July 7, 2011 at 9:19 PM ET
A Brooklyn artist says he had his computers taken away by the U.S. Secret Service when word about his recent art project got out, according to an exclusive report by Mashable.
Kyle McDonald wanted to document the way people interacted with computers. So, without permission, he installed software on public computers in two Apple Stores in New York, that took a photo a minute of anything and anyone in front of it. The photos were automatically sent to his home computers.
Over three days, McDonald collected thousands of photographs, even coming back to the stores every morning to reinstall the software, as Apple wipes store model computers every night.
McDonald uploaded the finished piece to his website, but in keeping with the spirit of the project, arranged a guerrilla-style public showing of the piece at the 14th Street Apple Store in New York last week.
As customers worked on the store computers, the screen randomly went blank, then displayed a picture of themselves, before showing off a few photographs that McDonald had captured of other unsuspecting screen gazers.
As this video taken at the event shows, a lot of people were taken aback when their screens were temporarily hijacked. But for the most part, it seemed like no one was making any serious fuss.
That is, until the Secret Service showed up at McDonald's house to collect his two computers, two flash drives and an iPod, said the artist. According to Mashable, the charge was computer fraud.
McDonald told Mashable that he tested the waters before he went ahead with his project. Before he started, he apparently asked one security guard and a few Apple Store customers if they'd mind having their pictures taken. When he found no objection, he went ahead with the much larger — and much sneakier — photo session.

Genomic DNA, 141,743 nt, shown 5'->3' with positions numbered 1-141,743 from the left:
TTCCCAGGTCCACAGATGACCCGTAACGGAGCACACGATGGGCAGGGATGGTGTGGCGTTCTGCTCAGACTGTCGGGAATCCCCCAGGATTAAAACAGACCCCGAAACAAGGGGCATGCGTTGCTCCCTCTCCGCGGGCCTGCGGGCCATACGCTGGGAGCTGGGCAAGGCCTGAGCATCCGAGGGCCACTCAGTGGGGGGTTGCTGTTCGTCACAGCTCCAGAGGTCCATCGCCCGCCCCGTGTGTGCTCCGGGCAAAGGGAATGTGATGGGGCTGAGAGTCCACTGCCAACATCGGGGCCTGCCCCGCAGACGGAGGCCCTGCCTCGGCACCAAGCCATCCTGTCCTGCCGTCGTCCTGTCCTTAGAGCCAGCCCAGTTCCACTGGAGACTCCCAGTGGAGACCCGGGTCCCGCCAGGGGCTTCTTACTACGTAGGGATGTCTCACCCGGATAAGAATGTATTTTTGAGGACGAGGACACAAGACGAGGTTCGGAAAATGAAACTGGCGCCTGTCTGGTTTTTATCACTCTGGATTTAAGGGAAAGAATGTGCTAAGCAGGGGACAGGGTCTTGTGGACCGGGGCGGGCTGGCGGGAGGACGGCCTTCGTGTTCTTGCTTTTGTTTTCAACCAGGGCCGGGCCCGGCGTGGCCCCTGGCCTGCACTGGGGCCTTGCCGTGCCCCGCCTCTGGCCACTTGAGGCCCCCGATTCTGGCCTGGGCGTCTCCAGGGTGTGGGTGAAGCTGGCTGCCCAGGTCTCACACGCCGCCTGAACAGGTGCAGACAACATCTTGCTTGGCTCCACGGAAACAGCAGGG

McDonald's motivations seemed to be pure, as an artist at least. "I thought (if) maybe we could see ourselves doing this we would think more about our computers and how we’re using them,” he told Mashable. To be fair, he was the guinea pig on his first stab at the human-screen interaction project.
While we are confident that Mashable did the due diligence and looked into the facts of this story, some puzzling questions remain. For one, if McDonald is actually under investigation by the Secret Service, it's unusual that he was so enthusiastic about talking about and even disseminating his potentially illegal project. Since the Mashable story went live, McDonald tweeted that he contacted the Electronic Frontier Foundation, who advised him to stay quiet about the matter. But, his Tumblr page is still up.
Apple has not responded to Mashable, but we don't know their side of the story either.
For a video of McDonald's artistic misadventure, which we did not embed here for reasons that should be obvious, head over to Mashable.
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